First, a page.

LOS ANGELES — On a recent Saturday afternoon, an enthusiastic crowd gathered at the opening of LA’s newest museum, mingling and snapping photos as a DJ spun RnB and Hip-Hop outside. It was not located Downtown or on the ritzy Westside, but 12 miles directly south of the Broad Art Museum and the Museum of Contemporary Art (MOCA), on the edge of a strip mall in Compton.
“I’m originally from Compton, and I wanted to bring a creative space back to the city,” Abigail Lopez-Byrd, who co-founded the Compton Art & History Museum with her husband Marquell Byrd, told Hyperallergic.
The new space at 306 West Compton Boulevard is an outgrowth of Color Compton, a community-based arts organization that offers programs in photography, painting, printmaking, film, and music. One of the center’s popular programs is on archiving. “Particularly with Compton, we don’t have spaces where young folks can learn about them,” Lopez-Byrd says.
“We don’t have enough complex narratives about what Compton is and what it has been, and how it continues to be a creative city,” Byrd adds. “We want people to understand its rich history.”
That history, Byrd notes, does not start with the NWA — the rap group largely responsible for making Compton a global household name and cultural force in the late 1980s. Compton has gone through many demographic shifts over the last century, beginning as a largely White town until the 1950s, when middle-class Black Americans began moving to the area after racially restrictive housing covenants were outlawed. Over the past two decades, Compton’s Latino population has been growing, making up 70% of the city’s residents according to the 2020 US census.
The pair envisioned an art space that would feature work by contemporary artists from the community alongside archival materials, on loan through partnerships with the California State University, Dominguez Hills and California State University, Los Angeles. The museum’s inaugural show, Sons Like Me, highlights this dual focus on history and art, with a solo presentation of painting and textile works by Anthony Lee Pittman and ephemera from the Communicative Arts Academy, a seminal Compton-based arts nonprofit that operated from 1969 to 1975.
Pittman’s works reflect his Black and Latino background, interwoven with elements from European art history, Afro-Futurism, and contemporary music. Quotes from songs by another native son of Compton, Kendrick Lamar, line the walls. Black members of his family are depicted as saintly figures with golden halos, including a portrait of his father, who is shown in front of a police car as two pitbulls hover supernaturally overhead. Those are Pittman’s childhood dogs, who were killed by sheriff’s deputies when they escaped the yard, coming back as guardian angels to protect his father. “That was my first big loss as a child,” he says.
In other paintings, Pittman confronts contemporary issues, as in a portrait of Kalief Browder, who was held at Rikers Island jail for several years without trial after being accused of stealing a backpack. He spent 700 days in solitary confinement and hung himself two years after being released, his death leading to calls for prison reform. Nearby hangs Pittman’s response to Kehinde Wiley’s portrait of Barack Obama, offering a less celebratory vision of the former president’s legacy. Pittman copies the Obamas’ pose from Kehinde Wiley’s well-known painting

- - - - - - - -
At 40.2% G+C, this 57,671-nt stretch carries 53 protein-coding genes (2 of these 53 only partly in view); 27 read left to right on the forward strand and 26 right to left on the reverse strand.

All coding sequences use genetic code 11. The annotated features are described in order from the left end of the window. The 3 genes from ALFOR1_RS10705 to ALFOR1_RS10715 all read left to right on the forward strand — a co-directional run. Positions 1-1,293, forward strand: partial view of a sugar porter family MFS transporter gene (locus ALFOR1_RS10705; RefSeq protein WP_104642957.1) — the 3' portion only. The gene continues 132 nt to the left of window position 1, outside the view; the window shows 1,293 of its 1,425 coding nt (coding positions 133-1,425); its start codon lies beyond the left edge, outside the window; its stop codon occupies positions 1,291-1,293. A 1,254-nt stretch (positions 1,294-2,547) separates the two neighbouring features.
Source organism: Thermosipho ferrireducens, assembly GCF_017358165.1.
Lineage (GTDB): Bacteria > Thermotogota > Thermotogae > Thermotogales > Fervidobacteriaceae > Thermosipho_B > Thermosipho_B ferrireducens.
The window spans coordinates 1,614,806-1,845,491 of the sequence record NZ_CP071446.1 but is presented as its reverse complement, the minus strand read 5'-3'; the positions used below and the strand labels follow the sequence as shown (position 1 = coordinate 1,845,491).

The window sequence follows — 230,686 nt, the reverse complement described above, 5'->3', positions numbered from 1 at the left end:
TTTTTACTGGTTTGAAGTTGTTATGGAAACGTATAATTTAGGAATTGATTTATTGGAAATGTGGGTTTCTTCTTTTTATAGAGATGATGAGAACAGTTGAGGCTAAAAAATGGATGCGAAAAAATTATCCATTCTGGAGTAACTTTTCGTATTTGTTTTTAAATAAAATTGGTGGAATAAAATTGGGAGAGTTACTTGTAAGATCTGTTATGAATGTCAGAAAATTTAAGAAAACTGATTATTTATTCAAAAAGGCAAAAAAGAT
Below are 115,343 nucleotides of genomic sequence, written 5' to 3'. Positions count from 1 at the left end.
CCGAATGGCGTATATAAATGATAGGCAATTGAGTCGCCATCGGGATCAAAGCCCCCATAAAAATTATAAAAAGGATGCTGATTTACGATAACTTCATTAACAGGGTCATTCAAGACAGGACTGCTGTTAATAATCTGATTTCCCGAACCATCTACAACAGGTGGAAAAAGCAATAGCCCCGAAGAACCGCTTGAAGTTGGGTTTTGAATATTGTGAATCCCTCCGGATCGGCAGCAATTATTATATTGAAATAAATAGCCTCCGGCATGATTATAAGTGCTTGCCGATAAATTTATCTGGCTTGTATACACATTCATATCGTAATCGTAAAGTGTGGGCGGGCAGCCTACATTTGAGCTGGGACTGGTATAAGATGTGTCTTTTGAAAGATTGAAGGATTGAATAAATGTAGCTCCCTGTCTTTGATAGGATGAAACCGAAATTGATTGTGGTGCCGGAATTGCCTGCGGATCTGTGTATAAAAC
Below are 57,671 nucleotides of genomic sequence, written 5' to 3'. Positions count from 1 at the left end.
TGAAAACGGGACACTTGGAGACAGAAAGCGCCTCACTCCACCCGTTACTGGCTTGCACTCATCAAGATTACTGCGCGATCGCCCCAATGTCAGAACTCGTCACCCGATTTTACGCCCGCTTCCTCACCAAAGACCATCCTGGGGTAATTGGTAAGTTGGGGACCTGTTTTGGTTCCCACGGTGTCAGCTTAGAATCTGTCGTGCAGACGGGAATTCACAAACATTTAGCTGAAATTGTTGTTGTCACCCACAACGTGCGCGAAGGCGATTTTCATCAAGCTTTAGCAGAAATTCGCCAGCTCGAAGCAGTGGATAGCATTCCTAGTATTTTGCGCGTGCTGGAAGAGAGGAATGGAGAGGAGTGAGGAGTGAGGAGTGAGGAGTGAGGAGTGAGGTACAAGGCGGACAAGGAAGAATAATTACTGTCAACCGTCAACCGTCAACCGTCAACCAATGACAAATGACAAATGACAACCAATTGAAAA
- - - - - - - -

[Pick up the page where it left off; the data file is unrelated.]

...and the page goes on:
, but turns the green hedge into a curtain, pulled back to reveal a desert drone strike. His head is ringed by a halo-like waffle and floating chicken wings, referencing the Obama Special at local iconic restaurant Roscoe’s House of Chicken ‘N Waffles, a jab at the uncritical adulation often heaped on him.
In addition to the paintings, the exhibition features two industrially woven tapestries, referencing Mexican artisanal weaving, mass-produced blankets ubiquitous in many Latino homes, African-American quilting traditions, and Medieval European tapestries. A traditional Vanitas still life is updated with a firearm, a can of malt liquor, and a jar filled with marijuana, transforming it into a “hood vanitas,” as Pittman describes it.
Two altars are set up in the exhibition: one in the back to honor Pittman’s Mexican grandparents who passed away, and another at the entryway featuring photographs of Black artists, writers, and musicians who inspire him. These include artists Charles White and John Outterbridge; filmmaker Marlon Riggs; disco pioneer Sylvester (“he went to church on Central and 118th, right by where I grew up,” Pittman notes); and poet Essex Hemphill, whose poem “In the life” lends the exhibition its title.
Pittman credits his high school art teacher Cleveland Palmer with supporting his artistic development, taking a small group of students on field trips to places like ArtCenter in Pasadena. “He was dedicated to us seeing ourselves as artists,” he recalls. It is perhaps those excursions outside of Compton that drive home the significance of the new museum for Pittman.
“It’s the only permanent space [in Compton] I can think of dedicated to art,” he says. “We don’t have to go to Long Beach, or Downtown, or West LA to the Getty. We can see art right here, that’s curated for the community and the needs of the community.”